For queries that return result sets, Map by default returns a separate result set for each element. Setting the @Accumulate flag instead aggregates the results into a single result set.
@AccumulateFilter [ Type: nvarchar(2048) Default: null ]
When you accumulate result sets into a single result set, that result set is stored in a temporary table. The generated sequence of code ends with a simple "SELECT * FROM #temp_taple". To filter the results specify a predicate in @AccumulateFilter, which changes the statement to "SELECT * FROM #temp_taple WHERE (@AccumulateFilter)".
@Verbose [ Type: smallint Default: 0 ]
For diagnostic purposes, you may display the dynamic SQL generated to process your request. Each level is cumulative, producing more (rather than alternate) output.
  • 0 = No output.
  • 1 = Statements with MAIN_ARG replaced (and AUX_ARG if not permuting).
  • 2 = Templates; statement permutations with MAIN_ARG and AUX_ARG replaced.
  • 3 = Completed statement batch ready to execute.
@Process [ Type: bit Default: 1 ]
To see the generated SQL without executing it, set @Process to 0. To be useful, however, you must also set @Verbose to a non-zero value, otherwise no output is displayed and nothing is executed!


Map is particularly handy for reducing multiple result sets into a single result set, whether the source is a series of queries with similarly shaped result sets or a single super query (a la sp_msForEachTable).


Enable ad hoc distributed queries (Sql Server 2005)

Run the SQL Server 2005 Surface Area Configuration tool. Select the "Surface Area Configuration for Features" option, which gives you access to a list of special features (see Figure 9). Select Ad Hoc Remote Queries in the navigation tree on the left, and check the "Enable OPENROWSET and OPENDATASOURCE support" on the right, as shown. Select OK, and then close the surface area configuration tool. You do not have to restart SQL Server; the change takes effect immediately.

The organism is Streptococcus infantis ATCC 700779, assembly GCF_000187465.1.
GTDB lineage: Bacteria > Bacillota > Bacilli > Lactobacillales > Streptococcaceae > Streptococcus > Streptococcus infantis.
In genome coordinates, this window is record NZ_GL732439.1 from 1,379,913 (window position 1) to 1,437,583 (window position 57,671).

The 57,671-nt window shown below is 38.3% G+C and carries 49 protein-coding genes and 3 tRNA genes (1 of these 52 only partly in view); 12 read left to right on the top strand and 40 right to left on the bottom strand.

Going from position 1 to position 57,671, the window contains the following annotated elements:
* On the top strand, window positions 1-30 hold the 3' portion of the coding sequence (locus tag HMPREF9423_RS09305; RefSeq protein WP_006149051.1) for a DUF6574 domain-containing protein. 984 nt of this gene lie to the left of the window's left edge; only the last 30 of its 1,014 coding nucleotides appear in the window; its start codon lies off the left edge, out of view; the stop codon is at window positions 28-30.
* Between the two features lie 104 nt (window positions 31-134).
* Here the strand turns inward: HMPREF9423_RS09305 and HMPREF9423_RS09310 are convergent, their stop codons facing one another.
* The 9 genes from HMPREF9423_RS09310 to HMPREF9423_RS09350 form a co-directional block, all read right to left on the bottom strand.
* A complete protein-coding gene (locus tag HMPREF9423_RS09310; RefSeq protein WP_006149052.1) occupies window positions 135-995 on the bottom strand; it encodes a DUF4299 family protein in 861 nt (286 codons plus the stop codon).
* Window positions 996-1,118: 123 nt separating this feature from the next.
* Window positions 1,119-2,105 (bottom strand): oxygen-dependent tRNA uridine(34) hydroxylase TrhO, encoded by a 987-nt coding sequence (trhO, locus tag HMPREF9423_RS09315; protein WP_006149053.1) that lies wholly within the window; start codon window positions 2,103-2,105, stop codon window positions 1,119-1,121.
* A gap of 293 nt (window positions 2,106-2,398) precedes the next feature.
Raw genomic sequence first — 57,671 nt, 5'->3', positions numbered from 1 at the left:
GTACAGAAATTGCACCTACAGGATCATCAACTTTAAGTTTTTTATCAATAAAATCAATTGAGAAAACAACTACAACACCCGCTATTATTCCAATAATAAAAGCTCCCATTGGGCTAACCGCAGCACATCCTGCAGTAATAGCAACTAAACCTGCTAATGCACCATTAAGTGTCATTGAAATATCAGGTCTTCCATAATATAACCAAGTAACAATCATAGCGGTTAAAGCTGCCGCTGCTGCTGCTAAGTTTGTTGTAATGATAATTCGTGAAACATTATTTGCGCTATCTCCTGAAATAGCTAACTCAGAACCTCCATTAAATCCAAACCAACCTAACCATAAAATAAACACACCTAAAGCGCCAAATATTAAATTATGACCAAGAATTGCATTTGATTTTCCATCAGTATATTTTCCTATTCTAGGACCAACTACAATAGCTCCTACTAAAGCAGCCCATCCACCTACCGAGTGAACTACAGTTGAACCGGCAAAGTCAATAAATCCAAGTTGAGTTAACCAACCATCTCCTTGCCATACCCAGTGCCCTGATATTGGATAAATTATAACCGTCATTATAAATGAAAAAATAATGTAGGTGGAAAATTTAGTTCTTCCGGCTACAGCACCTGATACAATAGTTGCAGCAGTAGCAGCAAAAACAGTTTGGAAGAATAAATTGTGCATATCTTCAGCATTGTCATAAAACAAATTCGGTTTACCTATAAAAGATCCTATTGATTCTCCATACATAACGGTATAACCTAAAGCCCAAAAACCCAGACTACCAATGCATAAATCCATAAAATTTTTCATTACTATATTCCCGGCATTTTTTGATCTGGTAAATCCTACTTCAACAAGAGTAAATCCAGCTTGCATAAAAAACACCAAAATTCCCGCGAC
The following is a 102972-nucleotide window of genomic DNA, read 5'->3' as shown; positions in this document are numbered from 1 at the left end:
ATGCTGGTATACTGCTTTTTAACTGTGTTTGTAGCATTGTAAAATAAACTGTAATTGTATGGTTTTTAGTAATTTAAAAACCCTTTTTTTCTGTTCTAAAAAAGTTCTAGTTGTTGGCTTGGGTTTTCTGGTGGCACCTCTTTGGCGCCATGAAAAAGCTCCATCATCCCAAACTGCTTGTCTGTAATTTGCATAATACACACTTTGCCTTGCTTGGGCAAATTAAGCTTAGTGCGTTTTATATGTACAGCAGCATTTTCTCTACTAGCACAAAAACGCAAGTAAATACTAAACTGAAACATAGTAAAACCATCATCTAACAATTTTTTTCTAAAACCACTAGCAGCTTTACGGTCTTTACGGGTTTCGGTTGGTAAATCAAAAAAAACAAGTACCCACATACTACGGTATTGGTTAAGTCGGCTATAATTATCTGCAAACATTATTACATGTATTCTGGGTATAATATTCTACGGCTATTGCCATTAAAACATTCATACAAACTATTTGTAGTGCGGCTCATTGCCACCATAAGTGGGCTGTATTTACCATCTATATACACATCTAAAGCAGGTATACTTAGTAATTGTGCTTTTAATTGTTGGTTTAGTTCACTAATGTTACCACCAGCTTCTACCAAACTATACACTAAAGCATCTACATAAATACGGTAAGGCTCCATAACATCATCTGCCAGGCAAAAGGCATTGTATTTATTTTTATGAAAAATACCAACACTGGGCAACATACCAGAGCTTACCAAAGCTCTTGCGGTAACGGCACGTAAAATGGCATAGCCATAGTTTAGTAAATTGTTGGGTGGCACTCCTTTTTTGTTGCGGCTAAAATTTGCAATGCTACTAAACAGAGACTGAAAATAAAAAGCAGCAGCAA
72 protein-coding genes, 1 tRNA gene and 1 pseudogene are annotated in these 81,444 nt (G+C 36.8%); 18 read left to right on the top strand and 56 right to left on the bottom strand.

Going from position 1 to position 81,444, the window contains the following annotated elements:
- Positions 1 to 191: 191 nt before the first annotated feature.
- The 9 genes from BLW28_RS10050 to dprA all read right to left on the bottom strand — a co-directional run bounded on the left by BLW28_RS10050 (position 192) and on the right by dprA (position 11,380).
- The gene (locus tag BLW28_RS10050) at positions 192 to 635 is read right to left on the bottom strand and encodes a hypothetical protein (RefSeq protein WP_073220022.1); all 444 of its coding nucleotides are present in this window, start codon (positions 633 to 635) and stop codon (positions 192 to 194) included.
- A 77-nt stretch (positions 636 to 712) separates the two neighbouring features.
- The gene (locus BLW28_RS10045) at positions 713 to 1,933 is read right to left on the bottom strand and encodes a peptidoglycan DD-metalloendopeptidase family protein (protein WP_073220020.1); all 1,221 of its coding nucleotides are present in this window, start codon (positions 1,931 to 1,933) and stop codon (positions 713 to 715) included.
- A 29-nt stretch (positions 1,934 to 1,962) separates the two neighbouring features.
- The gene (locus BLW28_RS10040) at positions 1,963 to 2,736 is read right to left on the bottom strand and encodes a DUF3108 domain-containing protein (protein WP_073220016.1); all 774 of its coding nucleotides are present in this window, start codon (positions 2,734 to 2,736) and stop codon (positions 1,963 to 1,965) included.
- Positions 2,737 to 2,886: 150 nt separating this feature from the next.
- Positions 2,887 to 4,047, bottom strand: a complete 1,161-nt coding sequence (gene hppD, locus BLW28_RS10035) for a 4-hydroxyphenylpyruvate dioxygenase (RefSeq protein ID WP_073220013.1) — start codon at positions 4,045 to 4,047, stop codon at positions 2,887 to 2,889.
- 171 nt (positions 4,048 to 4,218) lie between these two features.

Determine the server and instance name of your database and, if necessary, update the Map source code.

Map assumes that the standard (local) notation connects to your database server, but SQL Server 2005 Express users may need to adjust this. The installation wizard of SQL Server 2005 Express lets you create a default instance or a named instance of SQL Server Express. This Instance Name page of the Books Online reference states: "SQL Server Express always installs a named instance (SQLExpress) unless you select a default instance. This behavior differs from SQL Server 2005, which installs a default instance unless a named instance is selected." If you selected the default instance when you installed the DB, then (local) correctly specifies your server. However, if you installed as a named instance, you need to change the @SERVER definition in Map.sql to (local)\SQLEXPRESS.